“There’s a lot of ways that we’ve improved,” Harris said. “As far as the risk of opening back up, I think we’re going to get some idea about that as we see. Clearly we can’t stay shut down forever. I think everybody agrees that there needs to be a measured and extremely gradual approach to what we do.”
Such a “gradual” lifting of restrictions, Harris said, may mean an intermediate approach between where Alabama is now — with a full stay-at-home order — and the White House’s phase one reopening, which includes opening restaurants, theaters and other large venues with social-distancing requirements.
“We’ve left grocery stores open and that makes sense, but we’re not ready to have, you know, giant concerts inside of an auditorium right?” Harris said. “So there are different levels of response, and I think we just try to do it gradually and respond. And then if we have to dial back, we dial back. And if we are doing okay, we continue gradually easing restrictions.”
Ivey is expected to announce changes to her public health order Tuesday morning at a press conference.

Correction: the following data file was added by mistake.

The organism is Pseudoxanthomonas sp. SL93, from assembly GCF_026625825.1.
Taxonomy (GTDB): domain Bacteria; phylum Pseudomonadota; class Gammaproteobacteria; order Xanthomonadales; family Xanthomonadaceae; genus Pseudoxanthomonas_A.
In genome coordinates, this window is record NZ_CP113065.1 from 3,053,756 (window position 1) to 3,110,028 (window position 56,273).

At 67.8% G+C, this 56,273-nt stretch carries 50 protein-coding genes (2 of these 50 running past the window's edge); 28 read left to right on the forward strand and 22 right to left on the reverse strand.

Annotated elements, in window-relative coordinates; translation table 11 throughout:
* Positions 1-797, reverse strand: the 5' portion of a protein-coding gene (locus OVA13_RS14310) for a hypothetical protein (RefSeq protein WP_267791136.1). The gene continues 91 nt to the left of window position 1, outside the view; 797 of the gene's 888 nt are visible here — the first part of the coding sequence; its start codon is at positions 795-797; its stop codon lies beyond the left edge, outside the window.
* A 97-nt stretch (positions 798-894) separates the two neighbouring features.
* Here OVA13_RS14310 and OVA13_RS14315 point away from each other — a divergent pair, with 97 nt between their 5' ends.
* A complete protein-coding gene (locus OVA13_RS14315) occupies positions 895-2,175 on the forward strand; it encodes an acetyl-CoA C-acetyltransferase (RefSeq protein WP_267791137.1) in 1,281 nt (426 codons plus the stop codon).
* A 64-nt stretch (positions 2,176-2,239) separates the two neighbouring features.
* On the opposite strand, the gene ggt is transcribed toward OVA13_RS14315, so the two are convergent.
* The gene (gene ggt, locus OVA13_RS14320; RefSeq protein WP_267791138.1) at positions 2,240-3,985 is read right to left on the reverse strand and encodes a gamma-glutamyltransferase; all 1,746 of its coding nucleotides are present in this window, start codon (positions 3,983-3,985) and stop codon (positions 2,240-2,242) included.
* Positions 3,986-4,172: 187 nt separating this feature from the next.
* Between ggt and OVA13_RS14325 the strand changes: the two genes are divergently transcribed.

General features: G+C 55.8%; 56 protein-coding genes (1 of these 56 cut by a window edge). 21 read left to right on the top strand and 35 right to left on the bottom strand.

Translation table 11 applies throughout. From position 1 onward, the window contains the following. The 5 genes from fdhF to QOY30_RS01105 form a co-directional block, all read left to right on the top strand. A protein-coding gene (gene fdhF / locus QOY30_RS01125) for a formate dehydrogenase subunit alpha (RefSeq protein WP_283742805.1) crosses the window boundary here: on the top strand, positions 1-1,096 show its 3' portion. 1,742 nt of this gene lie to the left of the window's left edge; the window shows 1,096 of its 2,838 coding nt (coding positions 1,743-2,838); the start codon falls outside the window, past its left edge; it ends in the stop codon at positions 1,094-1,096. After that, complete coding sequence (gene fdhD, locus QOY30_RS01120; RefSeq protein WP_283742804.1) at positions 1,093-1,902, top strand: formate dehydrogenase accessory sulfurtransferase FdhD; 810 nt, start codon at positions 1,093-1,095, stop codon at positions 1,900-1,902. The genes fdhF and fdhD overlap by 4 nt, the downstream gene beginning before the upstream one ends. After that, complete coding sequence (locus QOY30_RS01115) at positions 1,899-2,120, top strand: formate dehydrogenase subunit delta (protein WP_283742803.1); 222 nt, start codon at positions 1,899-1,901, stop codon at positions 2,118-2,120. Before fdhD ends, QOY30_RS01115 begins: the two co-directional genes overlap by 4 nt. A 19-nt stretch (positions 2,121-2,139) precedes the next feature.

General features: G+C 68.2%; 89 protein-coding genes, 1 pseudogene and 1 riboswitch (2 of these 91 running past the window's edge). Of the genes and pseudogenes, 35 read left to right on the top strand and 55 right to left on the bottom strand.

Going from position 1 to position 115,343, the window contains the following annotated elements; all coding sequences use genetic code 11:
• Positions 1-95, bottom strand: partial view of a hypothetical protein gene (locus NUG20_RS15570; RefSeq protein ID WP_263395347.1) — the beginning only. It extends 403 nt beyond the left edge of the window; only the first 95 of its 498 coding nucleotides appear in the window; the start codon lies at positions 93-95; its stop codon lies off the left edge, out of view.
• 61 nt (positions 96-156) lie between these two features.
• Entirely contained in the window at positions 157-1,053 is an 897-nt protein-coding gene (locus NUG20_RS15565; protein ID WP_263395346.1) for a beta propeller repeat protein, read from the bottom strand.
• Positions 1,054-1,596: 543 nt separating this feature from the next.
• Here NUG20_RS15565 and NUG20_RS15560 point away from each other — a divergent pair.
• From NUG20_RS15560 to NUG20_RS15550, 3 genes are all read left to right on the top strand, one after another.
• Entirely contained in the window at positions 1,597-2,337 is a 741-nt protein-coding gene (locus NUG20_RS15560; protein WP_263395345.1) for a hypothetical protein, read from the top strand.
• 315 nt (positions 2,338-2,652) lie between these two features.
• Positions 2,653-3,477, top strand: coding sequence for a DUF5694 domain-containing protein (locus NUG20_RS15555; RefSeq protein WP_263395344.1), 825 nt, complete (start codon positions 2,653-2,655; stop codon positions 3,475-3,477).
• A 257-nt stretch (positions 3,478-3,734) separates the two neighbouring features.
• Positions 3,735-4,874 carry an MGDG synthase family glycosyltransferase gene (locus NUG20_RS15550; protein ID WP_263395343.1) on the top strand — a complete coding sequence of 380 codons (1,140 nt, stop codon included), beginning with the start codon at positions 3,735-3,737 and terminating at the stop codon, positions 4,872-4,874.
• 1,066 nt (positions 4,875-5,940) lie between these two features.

“People certainly have to work and make a living and we just can’t stay shut down forever,” Harris said. “At the same time, the things that we do have to make sense, and they have to protect our most vulnerable people. … We’re just going to have to have to try to make the best decision we can with the information we have.”
Experts who have spoken with APR over the last several weeks — including the head of the Alabama Hospital Association, infectious diseases experts at UAB and others — have raised the concern that a second wave of infection is likely to emerge if stay-at-home restrictions are lifted too quickly and people do not adhere to social-distancing guidance when they go out.
“Hopefully we don’t lose our guard with this, because we are concerned that we may see a second wave,” said Dr. Rachel Lee, an epidemiologist at UAB. “We have to think through what is safe and what is careful for our family and our community.”
Social distancing, wearing masks in public and good hand hygiene are going to be with us for some time, Lee said.